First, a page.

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Title: Experiments on confidence calibration and decision making
Author: Murad, Zahra
ISNI:       0000 0004 5364 9428
Awarding Body: University of Nottingham
Current Institution: University of Nottingham
Date of Award: 2015
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This thesis reports on three experiments studying subjects' confidence about performance on a task and how it relates to decision-making under uncertainty. Chapter 1 introduces the thesis providing an overview of the common themes and methods underlying this research. Chapter 2 reports the first experiment, investigating the relationship between risk attitudes and confidence judgements. We measure confidence in two different ways, with an incentivized elicitation tool and with unincentivized self-reports. Using our incentivised tool we find that, in the absence of controls for risk attitudes, subjects tend to be underconfident about their own performance. When we filter out the effects of risk attitudes we find that underconfidence is reduced, but not eliminated. We also identify an interesting link between self-reported confidence and risk attitudes in that experimental subjects with less concave utility functions and more elevated probability weighting functions tend to report higher confidence levels. Chapter 3 reports the second experiment, investigating the role of information in experimental market entry games. We look at whether individual over-entry to simple and under-entry to difficult markets disappears when subjects make entry decisions in groups or are given statistical information about performance of previous subjects. We find that individuals and groups are both susceptible to the same type of biases in entry and both fail to learn from repetition and feedback. We find that individuals learn to de-bias their entry decisions in the second half of the experiment when given explicit information about the performance of others. Chapter 4 reports an experiment investigating "snowballing of confidence" in hierarchical tournaments. We analyse how high/low scorers of a group in one stage of the tournament change their confidence levels in the next stage when they are re-grouped with other high/low scorers. We find that all subjects start the tournament assigning an equal chance to being high or low scorers in their groups. As they proceed through the stages, low scorers become more underconfident whereas high scorers become more overconfident about their relative performances. We also identify an interesting difference in the perceptions of the task between high and low scorers that is linked to self-serving causal attribution biases previously found in the psychology literature. Chapter 5 summarizes the findings of this dissertation and concludes.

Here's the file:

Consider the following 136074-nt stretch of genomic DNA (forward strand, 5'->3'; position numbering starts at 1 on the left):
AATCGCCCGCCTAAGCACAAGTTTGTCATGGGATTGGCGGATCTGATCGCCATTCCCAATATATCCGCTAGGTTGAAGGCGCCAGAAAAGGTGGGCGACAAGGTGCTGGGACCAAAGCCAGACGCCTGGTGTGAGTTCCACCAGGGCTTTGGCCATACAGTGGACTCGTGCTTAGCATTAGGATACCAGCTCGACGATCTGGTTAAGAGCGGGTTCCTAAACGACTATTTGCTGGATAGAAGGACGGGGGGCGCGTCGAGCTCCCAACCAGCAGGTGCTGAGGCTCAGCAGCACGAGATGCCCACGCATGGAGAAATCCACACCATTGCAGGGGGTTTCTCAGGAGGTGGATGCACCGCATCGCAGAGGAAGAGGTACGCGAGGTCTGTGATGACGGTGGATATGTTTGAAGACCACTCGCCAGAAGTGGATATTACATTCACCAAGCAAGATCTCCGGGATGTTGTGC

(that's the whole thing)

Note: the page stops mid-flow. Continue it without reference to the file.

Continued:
Supervisor: Not available Sponsor: Not available
Qualification Name: Thesis (Ph.D.) Qualification Level: Doctoral
EThOS ID:  DOI: Not available
Keywords: HB Economic theory